Mapping Cyber Attacks to Maslow's Hierarchy of Needs

By James Robinson ·

Maslow’s hierarchy of needs is basically a theory that aims to understand what motivates people, represented as a pyramid that maps the different levels of needs. At the lowest level are the basic human needs that are required to function. As those needs are met, individuals move up the hierarchy to fulfill deeper and more complex needs. 

The other day, in my organizational development class, we discussed the hierarchy and how it applies to all different contexts. I thought it would be interesting to understand how different threat actors’ motivations mapped to the model. As I started to map them out, I found that it was pretty easy to do – the key is simply to figure out what drives each form of attack.

At the most basic level you have critical infrastructure attacks, where the motivation would be to deny the victims access to electricity, water, and other public infrastructure. As you move up the pyramid the attacks are aimed at safety needs; hacking traffic systems to disrupt public safety or committing insider fraud for monetary needs.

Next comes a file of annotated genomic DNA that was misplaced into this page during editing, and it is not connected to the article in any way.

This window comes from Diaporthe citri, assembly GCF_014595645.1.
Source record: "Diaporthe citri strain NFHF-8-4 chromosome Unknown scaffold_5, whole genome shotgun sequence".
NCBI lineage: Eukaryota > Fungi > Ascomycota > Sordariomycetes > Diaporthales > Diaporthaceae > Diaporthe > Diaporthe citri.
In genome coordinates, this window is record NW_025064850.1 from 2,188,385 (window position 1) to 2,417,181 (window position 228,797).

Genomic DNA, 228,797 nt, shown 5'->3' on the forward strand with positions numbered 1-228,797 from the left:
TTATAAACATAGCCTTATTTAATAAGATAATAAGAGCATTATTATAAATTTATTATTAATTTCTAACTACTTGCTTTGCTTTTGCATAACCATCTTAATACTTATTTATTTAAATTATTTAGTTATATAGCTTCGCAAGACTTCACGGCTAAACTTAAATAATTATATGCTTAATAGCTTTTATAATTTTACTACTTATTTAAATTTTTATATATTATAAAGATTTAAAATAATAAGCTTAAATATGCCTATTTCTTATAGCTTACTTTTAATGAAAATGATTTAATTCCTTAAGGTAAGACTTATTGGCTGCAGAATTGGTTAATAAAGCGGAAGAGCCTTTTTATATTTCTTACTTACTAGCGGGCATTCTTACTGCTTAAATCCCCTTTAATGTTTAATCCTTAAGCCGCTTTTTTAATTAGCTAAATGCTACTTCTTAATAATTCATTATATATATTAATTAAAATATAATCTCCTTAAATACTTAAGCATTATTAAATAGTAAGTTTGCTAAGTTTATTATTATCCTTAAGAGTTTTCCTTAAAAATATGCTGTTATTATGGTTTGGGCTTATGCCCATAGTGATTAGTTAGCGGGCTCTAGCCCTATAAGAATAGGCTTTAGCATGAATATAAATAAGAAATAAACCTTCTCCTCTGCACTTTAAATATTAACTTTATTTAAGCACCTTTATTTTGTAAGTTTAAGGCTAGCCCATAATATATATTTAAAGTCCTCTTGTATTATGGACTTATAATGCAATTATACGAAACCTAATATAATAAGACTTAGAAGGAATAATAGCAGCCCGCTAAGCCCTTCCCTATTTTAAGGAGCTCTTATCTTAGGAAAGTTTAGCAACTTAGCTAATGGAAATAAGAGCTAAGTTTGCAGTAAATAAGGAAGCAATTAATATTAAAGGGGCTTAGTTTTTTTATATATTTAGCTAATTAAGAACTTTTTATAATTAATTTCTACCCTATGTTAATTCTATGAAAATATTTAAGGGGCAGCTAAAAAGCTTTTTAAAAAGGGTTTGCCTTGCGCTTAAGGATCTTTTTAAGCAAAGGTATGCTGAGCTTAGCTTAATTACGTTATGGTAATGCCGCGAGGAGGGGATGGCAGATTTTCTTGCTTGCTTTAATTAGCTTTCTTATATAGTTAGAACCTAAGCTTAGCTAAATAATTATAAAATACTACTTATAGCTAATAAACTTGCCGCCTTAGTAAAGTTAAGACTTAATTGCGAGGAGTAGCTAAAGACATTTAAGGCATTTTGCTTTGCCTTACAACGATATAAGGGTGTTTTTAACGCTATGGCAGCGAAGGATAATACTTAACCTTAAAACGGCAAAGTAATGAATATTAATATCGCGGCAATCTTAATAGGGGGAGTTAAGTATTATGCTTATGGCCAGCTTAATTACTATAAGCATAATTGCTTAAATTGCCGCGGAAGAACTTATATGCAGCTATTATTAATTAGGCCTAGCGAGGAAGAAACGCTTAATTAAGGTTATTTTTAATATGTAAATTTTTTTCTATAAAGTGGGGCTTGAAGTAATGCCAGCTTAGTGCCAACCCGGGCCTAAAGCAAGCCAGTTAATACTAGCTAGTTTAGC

The next level up is psychological needs. These needs are driven by a desire for love, belonging and esteem. Attacks that fit into this category would be cyber stalking, cyber bullying and hacktivists committing attacks driven by their beliefs. 

At the top of the pyramid are self-fulfillment needs, where the attacker recognizes their full potential. These are the most sophisticated types of attacks where hackers leverage their talents as a business. They work as contractors and subcontractors or even go on their own and hack organizations to better their life and well-being. In short it is their career just like the careers each of us have. We strive for new tips, tricks, and even challenges or methods to operate more effectively. The attacks they perform are at the highest challenge level and are focused on taking IP and information organizations use as competitive advantages or to progress their business and other initiatives.

Understanding an attacker’s motive gives your organization insight into what they are after. And the more you understand what drives them, the more effective your security strategy will be. Please share your thoughts in the comments section below. 

James Robinson

Vice President, Third-Party Risk Management

As vice president, third-party risk management, Robinson oversees Optiv’s Third-Party Risk Management practice which includes the development and operations of TPRM-as-a-Service and Evantix. During his tenure at Optiv, he has worked as a core contributor around strategic internal initiatives including threat management, risk management, third-party risk management, vulnerability management and data program protection. He also develops and delivers a comprehensive suite of strategic services and solutions that help chief experience officer (CXO) executives evolve their security strategies through innovation.